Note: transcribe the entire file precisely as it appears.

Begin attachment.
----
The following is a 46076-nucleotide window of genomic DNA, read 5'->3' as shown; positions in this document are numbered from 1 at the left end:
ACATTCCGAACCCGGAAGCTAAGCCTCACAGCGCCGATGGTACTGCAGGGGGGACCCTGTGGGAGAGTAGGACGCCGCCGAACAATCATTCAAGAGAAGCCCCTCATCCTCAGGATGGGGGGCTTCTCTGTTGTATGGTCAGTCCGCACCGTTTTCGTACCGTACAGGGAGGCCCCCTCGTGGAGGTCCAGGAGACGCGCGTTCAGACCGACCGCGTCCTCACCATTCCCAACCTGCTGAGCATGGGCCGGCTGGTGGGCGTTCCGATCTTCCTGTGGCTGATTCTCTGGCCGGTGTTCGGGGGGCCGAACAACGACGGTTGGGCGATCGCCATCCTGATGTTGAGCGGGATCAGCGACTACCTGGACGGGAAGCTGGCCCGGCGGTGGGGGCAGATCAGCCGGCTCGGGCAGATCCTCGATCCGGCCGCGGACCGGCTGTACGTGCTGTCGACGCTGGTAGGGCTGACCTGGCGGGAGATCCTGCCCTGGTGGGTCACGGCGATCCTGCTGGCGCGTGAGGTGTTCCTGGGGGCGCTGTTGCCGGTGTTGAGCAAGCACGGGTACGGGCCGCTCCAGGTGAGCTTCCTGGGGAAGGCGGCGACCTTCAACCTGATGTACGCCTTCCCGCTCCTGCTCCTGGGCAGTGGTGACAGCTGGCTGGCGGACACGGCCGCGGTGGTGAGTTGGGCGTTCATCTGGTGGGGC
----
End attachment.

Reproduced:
The following is a 46076-nucleotide window of genomic DNA, read 5'->3' as shown; positions in this document are numbered from 1 at the left end:
ACATTCCGAACCCGGAAGCTAAGCCTCACAGCGCCGATGGTACTGCAGGGGGGACCCTGTGGGAGAGTAGGACGCCGCCGAACAATCATTCAAGAGAAGCCCCTCATCCTCAGGATGGGGGGCTTCTCTGTTGTATGGTCAGTCCGCACCGTTTTCGTACCGTACAGGGAGGCCCCCTCGTGGAGGTCCAGGAGACGCGCGTTCAGACCGACCGCGTCCTCACCATTCCCAACCTGCTGAGCATGGGCCGGCTGGTGGGCGTTCCGATCTTCCTGTGGCTGATTCTCTGGCCGGTGTTCGGGGGGCCGAACAACGACGGTTGGGCGATCGCCATCCTGATGTTGAGCGGGATCAGCGACTACCTGGACGGGAAGCTGGCCCGGCGGTGGGGGCAGATCAGCCGGCTCGGGCAGATCCTCGATCCGGCCGCGGACCGGCTGTACGTGCTGTCGACGCTGGTAGGGCTGACCTGGCGGGAGATCCTGCCCTGGTGGGTCACGGCGATCCTGCTGGCGCGTGAGGTGTTCCTGGGGGCGCTGTTGCCGGTGTTGAGCAAGCACGGGTACGGGCCGCTCCAGGTGAGCTTCCTGGGGAAGGCGGCGACCTTCAACCTGATGTACGCCTTCCCGCTCCTGCTCCTGGGCAGTGGTGACAGCTGGCTGGCGGACACGGCCGCGGTGGTGAGTTGGGCGTTCATCTGGTGGGGC